Richard Dawkins: “Cultural Christian” or Supremacist Bigot?

Well, Richard Dawkins is in the news once again, and not for one of the normal fun reasons, like when he tweeted about dogs 69ing. No, he’s in the news because he went on tv and announced that he’s a “cultural Christian,” and that has for several reasons shocked people. For instance, this shocked some evangelical Christians because they’re morons who think this means the world’s most famous living atheist now believes in God. It doesn’t. And it shocked some other people because they didn’t realize that Dawkins has been saying this kind of thing forever.

Despite the fact that I found his announcement very obvious and unsurprising, I still want to talk about it because it does tie into some interesting ideas that I think are worth keeping in mind.

This all happened on LBC, a British commercial news station, where Dawkins sat down in conversation with…Boris Johnson’s sister. It’s truly a tiny island, isn’t it?

Anyway, Dawkins sat down with Rachel Johnson on Easter to discuss whether or not it “matters” that Christianity isn’t that big of a deal anymore. He wastes absolutely no time saying the quiet part loud: what’s his “Easter message?” That Ramadan shouldn’t be promoted “instead” of Easter.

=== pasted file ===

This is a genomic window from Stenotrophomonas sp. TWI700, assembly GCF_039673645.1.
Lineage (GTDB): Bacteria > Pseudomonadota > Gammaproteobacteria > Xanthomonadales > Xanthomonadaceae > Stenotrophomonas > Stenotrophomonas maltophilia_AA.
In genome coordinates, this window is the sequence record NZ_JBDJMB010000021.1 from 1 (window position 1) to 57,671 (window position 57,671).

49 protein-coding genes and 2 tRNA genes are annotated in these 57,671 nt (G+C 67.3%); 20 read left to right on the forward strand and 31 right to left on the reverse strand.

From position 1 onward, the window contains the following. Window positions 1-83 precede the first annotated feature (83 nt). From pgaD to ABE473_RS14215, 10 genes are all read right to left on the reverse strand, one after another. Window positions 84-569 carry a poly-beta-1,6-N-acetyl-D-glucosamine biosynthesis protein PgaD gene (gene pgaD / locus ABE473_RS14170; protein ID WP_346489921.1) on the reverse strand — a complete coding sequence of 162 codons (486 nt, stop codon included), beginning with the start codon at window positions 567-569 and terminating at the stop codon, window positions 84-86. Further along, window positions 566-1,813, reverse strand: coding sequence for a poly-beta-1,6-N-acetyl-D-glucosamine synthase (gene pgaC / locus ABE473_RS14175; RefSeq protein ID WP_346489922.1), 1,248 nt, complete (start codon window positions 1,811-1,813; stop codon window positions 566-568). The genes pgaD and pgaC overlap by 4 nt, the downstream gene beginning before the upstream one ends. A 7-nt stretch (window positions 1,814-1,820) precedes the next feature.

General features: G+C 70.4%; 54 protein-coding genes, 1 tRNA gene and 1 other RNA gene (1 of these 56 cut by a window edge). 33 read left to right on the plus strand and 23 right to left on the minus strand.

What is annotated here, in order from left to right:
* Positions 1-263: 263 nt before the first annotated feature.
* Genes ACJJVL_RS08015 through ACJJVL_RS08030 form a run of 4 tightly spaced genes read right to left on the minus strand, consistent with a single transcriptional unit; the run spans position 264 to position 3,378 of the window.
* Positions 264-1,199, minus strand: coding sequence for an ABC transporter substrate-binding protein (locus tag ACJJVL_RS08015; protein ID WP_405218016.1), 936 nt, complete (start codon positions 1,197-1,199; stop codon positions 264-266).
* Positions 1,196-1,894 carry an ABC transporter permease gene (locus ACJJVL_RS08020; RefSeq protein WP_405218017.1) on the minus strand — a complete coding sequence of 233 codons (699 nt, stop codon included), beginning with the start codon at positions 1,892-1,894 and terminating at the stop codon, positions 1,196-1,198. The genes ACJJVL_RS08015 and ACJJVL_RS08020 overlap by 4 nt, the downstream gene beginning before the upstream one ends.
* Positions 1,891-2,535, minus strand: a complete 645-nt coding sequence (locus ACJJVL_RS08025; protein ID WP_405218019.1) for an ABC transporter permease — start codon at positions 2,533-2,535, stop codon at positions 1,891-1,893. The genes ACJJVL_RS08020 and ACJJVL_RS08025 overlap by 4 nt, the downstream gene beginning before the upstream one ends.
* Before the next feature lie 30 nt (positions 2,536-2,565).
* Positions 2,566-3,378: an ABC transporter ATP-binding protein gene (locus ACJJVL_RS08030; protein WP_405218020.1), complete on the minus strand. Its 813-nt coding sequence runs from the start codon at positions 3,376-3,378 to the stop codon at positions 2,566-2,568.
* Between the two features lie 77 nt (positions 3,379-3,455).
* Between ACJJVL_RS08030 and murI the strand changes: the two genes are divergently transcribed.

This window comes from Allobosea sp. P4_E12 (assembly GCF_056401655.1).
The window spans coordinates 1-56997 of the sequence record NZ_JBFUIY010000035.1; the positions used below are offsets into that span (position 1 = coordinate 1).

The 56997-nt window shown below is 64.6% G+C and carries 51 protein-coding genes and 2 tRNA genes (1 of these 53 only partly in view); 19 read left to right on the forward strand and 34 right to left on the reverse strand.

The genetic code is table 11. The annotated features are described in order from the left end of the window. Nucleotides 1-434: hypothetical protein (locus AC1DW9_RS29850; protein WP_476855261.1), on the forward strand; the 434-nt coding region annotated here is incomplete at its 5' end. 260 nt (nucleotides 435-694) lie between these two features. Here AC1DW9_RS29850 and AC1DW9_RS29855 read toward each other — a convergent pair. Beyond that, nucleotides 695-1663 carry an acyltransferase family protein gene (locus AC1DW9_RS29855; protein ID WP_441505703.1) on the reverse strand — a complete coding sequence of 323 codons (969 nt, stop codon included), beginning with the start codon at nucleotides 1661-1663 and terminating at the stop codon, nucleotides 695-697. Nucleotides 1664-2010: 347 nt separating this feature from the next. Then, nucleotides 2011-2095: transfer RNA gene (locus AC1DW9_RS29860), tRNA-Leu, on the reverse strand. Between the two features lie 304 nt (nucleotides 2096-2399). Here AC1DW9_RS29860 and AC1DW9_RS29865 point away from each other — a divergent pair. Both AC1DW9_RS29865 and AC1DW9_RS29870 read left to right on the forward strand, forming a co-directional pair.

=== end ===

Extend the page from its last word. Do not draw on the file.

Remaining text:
Okay grandpa!

That’s basically the entire short interview: Christianity is great, actually, while Islam is horrible. Don’t get Dawkins wrong, everything Christians believe is dumb and wrong but boy is it great.

Before I go further, allow me to admit that like Richard Dawkins, I, too, am a cultural Christian. That just means that I grew up in a Christian household, in a Christian society. I spent my formative years believing the Christian myth, but also attending church and Sunday school and youth group, attending and then teaching at Vacation Bible School, reading the Bible, singing hymns, celebrating Easter and Christmas, saying grace before meals, playing softball and basketball in the church leagues…Christianity was a very important part of my childhood and as such it formed who I am today, for better or worse. It’s why I love Christmas in a way that I could never love Hanukkah or Kwanzaa or Solstice or Festivus, because of deeply embedded positive memories of Christmas growing up.

The difference between me and Dawkins is that when I acknowledge that I’m a cultural Christian, I’m admitting to an irrational bias. There’s nothing that inherently makes Christmas a better, more beautiful, or more wholesome holiday than those other ones – in fact, objectively speaking as an anti-capitalist there’s a whole lot about Christmas that I know is unsavory! But my implicit bias remains. I love it.